Unboxing The Konova Smart Motion Controller // Unboxing Video

Ever since I saw Timescapes by Tom Lowe, I have been in love with timelapse photography.  My latest timelapse film was approximately 500 Gigabytes of Raw photos taken with my Canon 7D of the mountains and forest fires in Colorado.  As timelapse photography has become more popular, more specialized equipment has been created to enhance timelapse videos.  One of the greatest inventions has been motion controlled timelapse – a photography rig that actually moves the cameras as the timelapse takes place.  Many companies are now making these motion controllers, but they are still pretty expensive because they are so specialized.

Konova recently announced their new Smart Motion Controller, a motorized system that can be added on to any Konova slider.  If you’ve seen my review of the Konova K3B2 slider,you would know that I consider it better than Kessler and Cinevate’s camera slider options, and that it offers the best bang for your buck.  The modularity of the Konova slider and its ability to switch from a video slider to a motion timelapse capturing machine increases the value of this slider immensely.  It is also great for me when filming weddings because I can switch back and forth quickly from shooting a timelapse to filming a bride.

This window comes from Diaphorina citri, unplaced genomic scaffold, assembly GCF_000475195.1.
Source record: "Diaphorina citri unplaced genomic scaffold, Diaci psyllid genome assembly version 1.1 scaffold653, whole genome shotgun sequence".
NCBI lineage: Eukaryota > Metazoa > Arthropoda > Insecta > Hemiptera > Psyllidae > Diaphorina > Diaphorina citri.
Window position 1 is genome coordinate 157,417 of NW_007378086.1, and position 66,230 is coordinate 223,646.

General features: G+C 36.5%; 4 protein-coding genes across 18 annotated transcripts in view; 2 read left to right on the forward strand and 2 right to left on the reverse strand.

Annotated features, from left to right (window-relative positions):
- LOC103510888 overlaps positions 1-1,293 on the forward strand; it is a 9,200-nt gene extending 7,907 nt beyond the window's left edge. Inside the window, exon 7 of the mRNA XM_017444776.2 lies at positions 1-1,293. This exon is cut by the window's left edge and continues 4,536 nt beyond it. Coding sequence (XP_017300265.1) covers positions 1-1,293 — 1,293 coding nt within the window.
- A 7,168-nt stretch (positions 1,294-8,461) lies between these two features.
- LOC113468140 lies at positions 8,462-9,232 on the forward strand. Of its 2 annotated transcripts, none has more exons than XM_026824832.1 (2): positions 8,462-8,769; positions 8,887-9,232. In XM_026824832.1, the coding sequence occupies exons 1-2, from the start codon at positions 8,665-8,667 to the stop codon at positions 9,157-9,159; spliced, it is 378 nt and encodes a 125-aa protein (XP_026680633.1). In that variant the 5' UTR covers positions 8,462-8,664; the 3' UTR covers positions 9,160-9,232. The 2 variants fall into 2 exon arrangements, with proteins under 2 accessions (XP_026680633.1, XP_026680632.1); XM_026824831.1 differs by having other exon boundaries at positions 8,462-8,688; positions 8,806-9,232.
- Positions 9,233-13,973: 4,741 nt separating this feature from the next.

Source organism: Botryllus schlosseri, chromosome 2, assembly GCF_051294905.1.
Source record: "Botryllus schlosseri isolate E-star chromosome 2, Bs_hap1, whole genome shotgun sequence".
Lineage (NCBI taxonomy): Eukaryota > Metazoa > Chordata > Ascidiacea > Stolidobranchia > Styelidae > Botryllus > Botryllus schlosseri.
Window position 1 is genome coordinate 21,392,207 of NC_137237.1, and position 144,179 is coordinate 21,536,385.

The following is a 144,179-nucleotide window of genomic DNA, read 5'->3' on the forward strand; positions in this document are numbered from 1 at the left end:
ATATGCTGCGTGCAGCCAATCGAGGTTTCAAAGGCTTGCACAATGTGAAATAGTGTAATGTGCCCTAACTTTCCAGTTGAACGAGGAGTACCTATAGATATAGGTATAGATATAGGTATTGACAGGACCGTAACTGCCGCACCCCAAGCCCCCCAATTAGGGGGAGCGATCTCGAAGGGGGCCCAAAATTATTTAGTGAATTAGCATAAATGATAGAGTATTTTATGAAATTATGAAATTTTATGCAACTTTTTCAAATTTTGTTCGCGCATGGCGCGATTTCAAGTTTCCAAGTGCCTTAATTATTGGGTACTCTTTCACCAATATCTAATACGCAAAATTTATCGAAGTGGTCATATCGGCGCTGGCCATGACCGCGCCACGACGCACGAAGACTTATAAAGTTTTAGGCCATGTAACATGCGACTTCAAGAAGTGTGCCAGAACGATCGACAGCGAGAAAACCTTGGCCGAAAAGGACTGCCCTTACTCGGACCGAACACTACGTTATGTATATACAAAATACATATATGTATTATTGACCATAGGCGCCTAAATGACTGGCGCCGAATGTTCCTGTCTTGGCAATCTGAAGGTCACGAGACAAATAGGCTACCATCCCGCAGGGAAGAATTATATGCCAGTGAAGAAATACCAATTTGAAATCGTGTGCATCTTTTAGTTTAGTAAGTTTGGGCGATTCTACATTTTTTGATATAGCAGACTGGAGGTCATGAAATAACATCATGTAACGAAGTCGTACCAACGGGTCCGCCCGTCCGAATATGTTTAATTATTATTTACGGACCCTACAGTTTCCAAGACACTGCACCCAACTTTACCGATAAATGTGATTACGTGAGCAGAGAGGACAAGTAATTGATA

Last month, Konova sent me the Smart Motion Controller Bundle B to try out and review (I am not being paid by them for any of this).  The review will be coming soon, but for now I would like to show you an unboxing video so you can get an idea of what comes with the Smart Motion Controller Bundle B. If you have any questions, feel free to ask them in the comments.  Expect some sick timelapses in the future with this rig!

Interested in having me film a review of your company’s gear?  Please contact me!

  1. The four basic punches allowed in boxing are the jab, cross, hook and uppercut. The jab punch is quick and done with the lead hand, whereas the cross is more powerful and done from the rear hand. The cross gets its name from the fact that it is usually punched with the strong hand and crosses the chest of the boxer throwing it.

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